In other words, Globalstar does not have the money to pay its interest and debt payments in June 2017. And with an imminent Terrapin drawdown of over $30M in December, Globalstar really needs an immediate approval to get its share price up to a level where Terrapin won’t be swamping the market with share sales next month. So how will the market react to the prospects of a limited authorization, and will investors be willing to put up $100M+ just to meet Globalstar’s obligations under the COFACE agreement in 2017?
Its important to note that the biannual debt repayments jump further in December 2017 and Globalstar will not be able to extend the period in which it makes cure payments beyond December 2017 unless “the 8% New Notes have been irrevocably redeemed in full (and no obligations or amounts are outstanding in connection therewith) on or prior to 30 June 2017″. Thus its critical that the financing situation is resolved through a major cash injection in the first half of 2017. As a result, it looks like we should find out pretty soon whether this compromise is sufficient for Thermo (or more likely others) to continue funding Globalstar.
Back in November 2014, I published my analysis of what was happening in the AWS-3 spectrum auction to scorn from other analysts, who apparently couldn’t believe that Charlie Ergen would bid through multiple entities to push up the price of paired spectrum. Now we’re seeing relatively little speculation about who is doing what in the incentive auction (other than an apparently mystifying consensus that it will take until at least the end of September to complete Stage 1), so I thought it would be useful to give my views about what is happening.
The most important factor to observe in analyzing the auction is that overall demand relative to the amount of spectrum available (calculated as first round bidding units placed divided by total available supply measured in bidding units) has been considerably lower than in previous large auctions (AWS-1, 700MHz) and far short of the aggressive bidding seen in the AWS-3 auction.
That’s attributable partly to the absence of Social Capital, but much more to the 100MHz of spectrum on offer, compared to the likelihood that of the five remaining potential national bidders (Verizon, AT&T, T-Mobile, DISH and Comcast), none of them are likely to need more than about 30MHz on a national basis.
What’s become clear so far over the course of the auction is that most license areas (Partial Economic Areas) are not attracting much excess demand, apart from the top PEAs (namely New York, Los Angeles and Chicago) in the first few rounds. I said before the auction that DISH’s best strategy would probably be to bid for a large amount of spectrum in a handful of top markets, in order to drive up the price, and that appears to be exactly what happened.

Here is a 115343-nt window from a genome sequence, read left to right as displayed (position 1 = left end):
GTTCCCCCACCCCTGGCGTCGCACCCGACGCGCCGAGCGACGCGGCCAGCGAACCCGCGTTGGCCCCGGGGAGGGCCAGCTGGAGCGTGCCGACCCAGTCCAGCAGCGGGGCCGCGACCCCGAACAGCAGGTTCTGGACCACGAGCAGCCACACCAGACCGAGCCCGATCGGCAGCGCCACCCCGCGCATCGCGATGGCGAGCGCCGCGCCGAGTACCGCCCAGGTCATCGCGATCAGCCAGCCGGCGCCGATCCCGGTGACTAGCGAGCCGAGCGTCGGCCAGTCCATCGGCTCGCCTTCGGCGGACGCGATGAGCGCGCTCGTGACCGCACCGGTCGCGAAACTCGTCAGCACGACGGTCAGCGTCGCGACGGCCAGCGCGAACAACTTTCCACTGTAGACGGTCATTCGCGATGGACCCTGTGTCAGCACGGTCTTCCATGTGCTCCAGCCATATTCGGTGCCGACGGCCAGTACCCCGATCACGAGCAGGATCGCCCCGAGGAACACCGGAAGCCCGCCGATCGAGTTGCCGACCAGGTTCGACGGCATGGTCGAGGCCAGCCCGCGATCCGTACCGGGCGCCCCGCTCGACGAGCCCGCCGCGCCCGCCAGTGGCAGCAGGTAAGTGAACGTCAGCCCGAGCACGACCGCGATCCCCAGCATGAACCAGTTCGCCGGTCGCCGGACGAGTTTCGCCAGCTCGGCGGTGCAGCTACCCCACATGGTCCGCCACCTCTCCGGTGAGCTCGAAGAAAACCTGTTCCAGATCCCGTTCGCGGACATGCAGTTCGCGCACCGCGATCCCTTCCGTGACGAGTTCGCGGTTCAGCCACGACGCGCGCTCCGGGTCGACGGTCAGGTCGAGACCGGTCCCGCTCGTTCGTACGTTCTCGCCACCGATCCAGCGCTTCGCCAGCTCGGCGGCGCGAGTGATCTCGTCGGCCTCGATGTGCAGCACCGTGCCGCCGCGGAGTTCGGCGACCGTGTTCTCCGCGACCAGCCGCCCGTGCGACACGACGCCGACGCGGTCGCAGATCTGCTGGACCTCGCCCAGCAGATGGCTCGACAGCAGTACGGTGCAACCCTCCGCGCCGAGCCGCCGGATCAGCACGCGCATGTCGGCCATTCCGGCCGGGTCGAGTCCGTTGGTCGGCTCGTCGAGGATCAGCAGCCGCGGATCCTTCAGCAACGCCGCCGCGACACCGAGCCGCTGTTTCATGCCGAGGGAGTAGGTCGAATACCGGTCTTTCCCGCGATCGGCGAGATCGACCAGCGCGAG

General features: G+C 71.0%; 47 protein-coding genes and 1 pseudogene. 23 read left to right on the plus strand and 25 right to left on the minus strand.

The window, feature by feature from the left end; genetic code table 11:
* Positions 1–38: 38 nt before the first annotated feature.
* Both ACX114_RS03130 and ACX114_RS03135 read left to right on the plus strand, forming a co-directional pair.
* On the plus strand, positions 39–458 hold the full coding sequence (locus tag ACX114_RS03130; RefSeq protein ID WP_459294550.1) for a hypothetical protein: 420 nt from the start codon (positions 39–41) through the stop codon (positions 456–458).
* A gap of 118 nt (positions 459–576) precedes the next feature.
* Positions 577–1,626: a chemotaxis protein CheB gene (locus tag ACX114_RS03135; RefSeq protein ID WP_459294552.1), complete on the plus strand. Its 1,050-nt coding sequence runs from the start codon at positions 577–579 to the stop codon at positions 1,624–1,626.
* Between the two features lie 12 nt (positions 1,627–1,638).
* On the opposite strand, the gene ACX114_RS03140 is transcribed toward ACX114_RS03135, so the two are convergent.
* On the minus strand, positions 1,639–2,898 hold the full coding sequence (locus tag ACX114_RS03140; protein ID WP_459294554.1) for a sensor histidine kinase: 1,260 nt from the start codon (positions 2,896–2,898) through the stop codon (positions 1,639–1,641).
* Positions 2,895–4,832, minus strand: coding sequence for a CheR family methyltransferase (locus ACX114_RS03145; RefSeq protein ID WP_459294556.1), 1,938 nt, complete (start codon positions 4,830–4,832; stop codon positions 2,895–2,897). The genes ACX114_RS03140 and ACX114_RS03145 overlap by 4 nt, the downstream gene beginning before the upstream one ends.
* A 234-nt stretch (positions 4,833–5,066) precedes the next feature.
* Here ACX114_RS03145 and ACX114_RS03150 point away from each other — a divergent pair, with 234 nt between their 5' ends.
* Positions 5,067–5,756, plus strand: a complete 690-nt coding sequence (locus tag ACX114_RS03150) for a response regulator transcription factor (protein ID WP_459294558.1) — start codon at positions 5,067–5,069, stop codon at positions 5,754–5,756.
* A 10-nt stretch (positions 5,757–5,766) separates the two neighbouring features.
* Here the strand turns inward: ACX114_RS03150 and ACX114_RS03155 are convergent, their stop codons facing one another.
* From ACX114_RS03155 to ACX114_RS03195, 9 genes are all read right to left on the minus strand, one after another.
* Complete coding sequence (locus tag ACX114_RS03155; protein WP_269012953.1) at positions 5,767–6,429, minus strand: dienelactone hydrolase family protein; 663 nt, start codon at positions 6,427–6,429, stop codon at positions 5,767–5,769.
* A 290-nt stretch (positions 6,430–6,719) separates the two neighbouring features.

However, it now appears we are very close to reaching the end of Stage 1, after excess eligibility dropped dramatically (by ~44% in terms of bidding units) in Round 24. In fact a bidder dropped 2 blocks in New York and 3 blocks in Los Angeles, without moving this eligibility elsewhere, somewhat similar to what happened on Friday, when one or more bidders dropped 5 blocks in Chicago, 3 blocks in New York and 1 block in Los Angeles during Round 20.
However, a key difference is that a significant fraction of the bidding eligibility that moved out of NY/LA/Chicago during Round 20, ended up being reallocated to other second and third tier markets, whereas in Round 24, total eligibility dropped by more than the reduction in eligibility in New York and Los Angeles. It is natural that a bidder such as T-Mobile (or Comcast) would want licenses elsewhere in the country if the top markets became too expensive, whereas if DISH’s objective is simply to push up the price, then DISH wouldn’t necessarily want to bid elsewhere and end up owning second and third tier markets.
This suggests that DISH has been reducing its exposure in the top three markets, in order to prevent itself from becoming stranded with too much exposure there. My guess is that DISH exited completely from Chicago in Round 20 and is now reducing exposure in New York and Los Angeles after bidding initially for a full complement of licenses there (i.e. 10 blocks in New York and Chicago and 5 blocks in Los Angeles).
If DISH is now down to about 8 blocks in New York and only 2 blocks in Los Angeles, then its maximum current exposure (if all other bidders dropped out) would be $4.52B, keeping DISH’s exposure under what is probably a roughly $5B budget. Of course DISH could potentially drop out of Los Angeles completely and let others fight it out (for the limited allocation of 5 blocks), if its objective is simply to maximize the end price, but this may not be possible in New York, because there are 10 license blocks available, which could give Verizon, AT&T, T-Mobile and Comcast enough to share between them.